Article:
Mar 8, 2010

Book Review: Young Bess by Margaret Irwin

Young Bess by Margaret Irwin
Product ISBN: 9781402229961
Price: $14.99
Publication Date: March 2010 Reissue, original publication date 1944
Review Copy provided by the publisher, thank you!
The Burton Review Rating:Four Stars


"Young Elizabeth Tudor lives in the shadow of her infamous mother, Anne Boleyn. Declared a bastard and banished from her father’s court, young princess Elizabeth has become adept at dodging the constant political games and royal whims that ensure her situation is never secure.

After Henry VIII’s death, Elizabeth is taken in by the king’s last wife, Katherine Parr, and Katherine’s new husband, Tom Seymour. But handsome Tom is playing for higher stakes. Marrying a widowed queen is one thing, but courting the King’s daughter and second in line to the throne is another. Seymour pursues the adolescent Elizabeth, as she finds herself dangerously attracted to him. And with her brother’s death, Elizabeth faces a perilous and uncertain future with danger encroaching from all sides…"

Young Bess is a story that is familiar to many Tudor fans, as it focuses on Tudor times that surrounded Elizabeth I as she was growing up. Although this is a historical novel, I found it full of interesting facts regarding the important players of the time, but it was written in such a way that it felt like Margaret was right here telling us the story as she knew it. Originally written in 1944, I didn't find the prose too outdated, except for a few mentions of the word 'gay' which has now been turned from meaning happy and joyful into something of a sexual leaning. In fact, it is such an easy verse that I would not hesitate to recommend this to young adult readers as well, which perhaps this audience was intended by Margaret Irwin in the first place.

The one major theme in my reading for the past few years has been Tudor related. I almost always enjoy a story regarding Tudor times, and this was no exception, as I completed this novel over a span of 36 hours, reading pieces here and there. The fact that this novel was written in 1944 probably appeals to me more simply due to the sheer respectability of its nature, for lack of a better word. I enjoy reading the older prose as it seems more authentically written. The story of Bess as she falls in love with Thomas Seymour was written as if it were quite scandalous, as it should have been, yet it was not done in a bawdy nature. The overall tone of the book was to display the political upheaval of the time: Henry VIII and his six wives were no longer, his last wife Catherine Parr died soon after giving birth to Tom Seymour's daughter. Elizabeth was portrayed almost as being a typical teenager, with the devil-may-care attitude, until she ultimately matures and discovers the ultimate goal of her life, which was to become the Queen of England.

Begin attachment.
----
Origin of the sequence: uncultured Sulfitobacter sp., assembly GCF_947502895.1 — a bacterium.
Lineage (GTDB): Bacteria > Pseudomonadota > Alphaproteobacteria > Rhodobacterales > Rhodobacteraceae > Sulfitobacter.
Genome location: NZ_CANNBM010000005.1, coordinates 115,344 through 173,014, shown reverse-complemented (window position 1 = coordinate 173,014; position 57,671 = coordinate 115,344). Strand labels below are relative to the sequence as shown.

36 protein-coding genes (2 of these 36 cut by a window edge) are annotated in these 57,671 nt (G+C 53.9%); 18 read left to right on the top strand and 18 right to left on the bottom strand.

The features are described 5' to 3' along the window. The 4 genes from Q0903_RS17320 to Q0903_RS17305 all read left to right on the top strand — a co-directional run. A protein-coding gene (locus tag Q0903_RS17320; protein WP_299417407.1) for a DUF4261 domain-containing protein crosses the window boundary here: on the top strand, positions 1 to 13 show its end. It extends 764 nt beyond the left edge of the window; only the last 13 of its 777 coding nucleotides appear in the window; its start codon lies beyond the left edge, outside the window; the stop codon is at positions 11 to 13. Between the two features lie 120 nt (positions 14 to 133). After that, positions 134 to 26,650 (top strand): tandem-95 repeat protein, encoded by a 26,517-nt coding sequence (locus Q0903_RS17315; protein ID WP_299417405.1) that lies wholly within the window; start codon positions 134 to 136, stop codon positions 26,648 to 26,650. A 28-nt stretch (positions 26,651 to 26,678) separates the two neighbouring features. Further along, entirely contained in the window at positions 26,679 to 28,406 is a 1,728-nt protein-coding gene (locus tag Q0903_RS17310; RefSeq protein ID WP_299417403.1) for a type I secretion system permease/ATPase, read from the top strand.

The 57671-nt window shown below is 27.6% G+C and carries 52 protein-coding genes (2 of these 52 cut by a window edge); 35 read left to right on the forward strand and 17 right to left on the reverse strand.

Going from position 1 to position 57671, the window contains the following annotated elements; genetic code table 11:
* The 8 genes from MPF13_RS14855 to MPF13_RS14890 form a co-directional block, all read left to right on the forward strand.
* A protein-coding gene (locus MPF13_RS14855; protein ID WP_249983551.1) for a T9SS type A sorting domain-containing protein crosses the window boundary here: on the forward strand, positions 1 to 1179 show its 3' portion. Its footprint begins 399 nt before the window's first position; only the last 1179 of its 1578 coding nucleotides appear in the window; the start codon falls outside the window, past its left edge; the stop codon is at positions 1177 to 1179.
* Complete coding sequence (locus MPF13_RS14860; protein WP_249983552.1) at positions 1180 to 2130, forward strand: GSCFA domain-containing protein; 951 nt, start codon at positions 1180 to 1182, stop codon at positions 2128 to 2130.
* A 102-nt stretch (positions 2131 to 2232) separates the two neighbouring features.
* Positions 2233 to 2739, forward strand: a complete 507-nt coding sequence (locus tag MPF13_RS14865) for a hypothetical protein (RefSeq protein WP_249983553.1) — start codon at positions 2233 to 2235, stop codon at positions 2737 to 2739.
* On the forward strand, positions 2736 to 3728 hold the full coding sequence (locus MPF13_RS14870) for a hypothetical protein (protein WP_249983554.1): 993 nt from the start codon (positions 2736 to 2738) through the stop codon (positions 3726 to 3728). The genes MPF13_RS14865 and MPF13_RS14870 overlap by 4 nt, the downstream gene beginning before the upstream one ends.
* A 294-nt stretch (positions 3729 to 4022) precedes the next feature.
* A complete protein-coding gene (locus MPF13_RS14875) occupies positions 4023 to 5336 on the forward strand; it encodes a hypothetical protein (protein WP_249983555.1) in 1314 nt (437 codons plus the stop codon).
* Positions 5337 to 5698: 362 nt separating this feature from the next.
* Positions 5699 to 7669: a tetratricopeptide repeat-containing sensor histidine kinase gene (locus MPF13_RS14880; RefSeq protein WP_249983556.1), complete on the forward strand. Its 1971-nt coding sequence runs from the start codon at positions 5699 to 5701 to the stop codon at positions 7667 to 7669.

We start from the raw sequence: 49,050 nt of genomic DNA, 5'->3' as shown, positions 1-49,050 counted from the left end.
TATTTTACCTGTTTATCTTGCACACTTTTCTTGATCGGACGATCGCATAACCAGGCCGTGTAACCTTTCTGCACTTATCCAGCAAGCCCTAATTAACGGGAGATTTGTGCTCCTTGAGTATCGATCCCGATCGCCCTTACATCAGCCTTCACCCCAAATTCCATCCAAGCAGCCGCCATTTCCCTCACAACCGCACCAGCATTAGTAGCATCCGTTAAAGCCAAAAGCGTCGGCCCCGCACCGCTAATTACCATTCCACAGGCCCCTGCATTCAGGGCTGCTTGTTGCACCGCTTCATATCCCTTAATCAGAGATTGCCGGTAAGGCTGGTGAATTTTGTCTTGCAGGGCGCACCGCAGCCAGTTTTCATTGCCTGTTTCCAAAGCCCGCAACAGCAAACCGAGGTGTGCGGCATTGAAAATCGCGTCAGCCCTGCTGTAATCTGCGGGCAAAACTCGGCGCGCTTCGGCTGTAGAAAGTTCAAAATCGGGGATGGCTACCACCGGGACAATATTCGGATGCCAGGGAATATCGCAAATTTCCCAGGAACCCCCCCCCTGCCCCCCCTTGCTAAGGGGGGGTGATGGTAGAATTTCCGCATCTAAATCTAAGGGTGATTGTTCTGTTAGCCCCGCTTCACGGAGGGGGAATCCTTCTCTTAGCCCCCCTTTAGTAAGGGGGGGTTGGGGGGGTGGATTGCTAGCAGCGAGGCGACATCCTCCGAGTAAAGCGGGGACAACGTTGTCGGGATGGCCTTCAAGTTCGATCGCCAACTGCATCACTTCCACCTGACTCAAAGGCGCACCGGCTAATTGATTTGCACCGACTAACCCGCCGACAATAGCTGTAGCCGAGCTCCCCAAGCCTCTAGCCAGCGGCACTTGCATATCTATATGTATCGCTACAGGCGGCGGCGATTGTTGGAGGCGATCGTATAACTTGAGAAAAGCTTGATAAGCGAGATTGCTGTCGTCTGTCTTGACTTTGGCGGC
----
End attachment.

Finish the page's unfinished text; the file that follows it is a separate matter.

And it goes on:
Those readers who are hoping for the simple coming of age story of young Elizabeth will be disappointed. Although this read does give insight into what might have been going through Bess' mind, there are almost full chapters where Young Bess is not mentioned at all. Instead, it would focus on the other people who were ultimately having a profound effect on England.

There was Elizabeth's younger brother, Edward, who became the King of England at age nine. Therefore, Edward Seymour, also called Somerset after his estate, is featured in abundance, not just because he is Tom Seymour's brother, but because he was the Protector of the Realm during Edward's early minority. I found Somerset to be a very interesting character, along with his wife Anne who was the one who ruled the husband. A very interesting back story to be sure, and is one that I would like to research further. Thankfully, there was not a lot on Elizabeth's much older sister, Mary, but I have a feeling that in the second installment of this trilogy Mary will feature quite prominently as she is one who rules after young King Edward passes. Of course, we cannot forget Lady Jane Grey, who is mentioned in Young Bess as more of a rival to the young Elizabeth and less as a friend. Also mentioned is the governess Katherine Ashley, and although Bess seemed distressed that she was imprisoned, at other times Ms. Ashley seemed taxing on Bess' patience, which is in opposition to countless reports of how Elizabeth and Kat doted on each other. But at this point as Bess was a teenager, Irwin's retelling seems to ring true.

I enjoyed the way that Elizabeth's brother Edward VI was portrayed, as a child thrust into such an exalted position, yet, still as a child, felt he had no control over certain matters. His uncles, the three Seymour brothers, were prominent in the story as Edward struggles with his uncles and ultimately tires of them. Two of the three Seymour brothers are executed once the novel is done. Edward always complained he had too many uncles! Towards the end of the novel, John Dudley was holding the reins for Edward while he patiently waited for Edward to die. It was not a great stopping point for the novel, but the next installment will be reissued in October, and the last one comes in April 2011. I will be sure to read them all, this was an informative and entertaining read and I am going to look into some more of Margaret Irwin's works. Young Bess is a must read for anyone interested in the Tudor times and to get a feel for what it was like to Elizabeth I as she grew up without a real home or many loved ones.


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